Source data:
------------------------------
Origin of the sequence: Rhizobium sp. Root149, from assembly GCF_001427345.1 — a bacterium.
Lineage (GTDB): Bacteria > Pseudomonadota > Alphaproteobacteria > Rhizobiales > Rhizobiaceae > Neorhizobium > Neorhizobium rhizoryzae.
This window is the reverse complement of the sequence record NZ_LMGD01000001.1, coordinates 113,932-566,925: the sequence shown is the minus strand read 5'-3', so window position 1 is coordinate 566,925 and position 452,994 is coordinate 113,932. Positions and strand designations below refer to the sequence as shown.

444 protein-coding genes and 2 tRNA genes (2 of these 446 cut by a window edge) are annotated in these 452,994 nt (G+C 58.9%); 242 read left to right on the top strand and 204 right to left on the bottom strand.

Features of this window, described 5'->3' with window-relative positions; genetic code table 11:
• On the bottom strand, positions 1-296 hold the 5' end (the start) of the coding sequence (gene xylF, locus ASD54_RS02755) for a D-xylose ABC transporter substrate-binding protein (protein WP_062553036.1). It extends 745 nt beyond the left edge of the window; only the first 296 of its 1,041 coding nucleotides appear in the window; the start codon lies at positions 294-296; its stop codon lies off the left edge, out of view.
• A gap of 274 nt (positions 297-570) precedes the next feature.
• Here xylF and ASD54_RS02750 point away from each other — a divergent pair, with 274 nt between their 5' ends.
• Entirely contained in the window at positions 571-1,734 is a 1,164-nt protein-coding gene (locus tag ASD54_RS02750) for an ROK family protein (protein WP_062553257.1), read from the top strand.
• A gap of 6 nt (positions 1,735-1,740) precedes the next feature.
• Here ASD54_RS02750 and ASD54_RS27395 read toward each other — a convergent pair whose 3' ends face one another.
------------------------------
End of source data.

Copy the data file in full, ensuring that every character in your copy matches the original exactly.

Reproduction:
Origin of the sequence: Rhizobium sp. Root149, from assembly GCF_001427345.1 — a bacterium.
Lineage (GTDB): Bacteria > Pseudomonadota > Alphaproteobacteria > Rhizobiales > Rhizobiaceae > Neorhizobium > Neorhizobium rhizoryzae.
This window is the reverse complement of the sequence record NZ_LMGD01000001.1, coordinates 113,932-566,925: the sequence shown is the minus strand read 5'-3', so window position 1 is coordinate 566,925 and position 452,994 is coordinate 113,932. Positions and strand designations below refer to the sequence as shown.

444 protein-coding genes and 2 tRNA genes (2 of these 446 cut by a window edge) are annotated in these 452,994 nt (G+C 58.9%); 242 read left to right on the top strand and 204 right to left on the bottom strand.

Features of this window, described 5'->3' with window-relative positions; genetic code table 11:
• On the bottom strand, positions 1-296 hold the 5' end (the start) of the coding sequence (gene xylF, locus ASD54_RS02755) for a D-xylose ABC transporter substrate-binding protein (protein WP_062553036.1). It extends 745 nt beyond the left edge of the window; only the first 296 of its 1,041 coding nucleotides appear in the window; the start codon lies at positions 294-296; its stop codon lies off the left edge, out of view.
• A gap of 274 nt (positions 297-570) precedes the next feature.
• Here xylF and ASD54_RS02750 point away from each other — a divergent pair, with 274 nt between their 5' ends.
• Entirely contained in the window at positions 571-1,734 is a 1,164-nt protein-coding gene (locus tag ASD54_RS02750) for an ROK family protein (protein WP_062553257.1), read from the top strand.
• A gap of 6 nt (positions 1,735-1,740) precedes the next feature.
• Here ASD54_RS02750 and ASD54_RS27395 read toward each other — a convergent pair whose 3' ends face one another.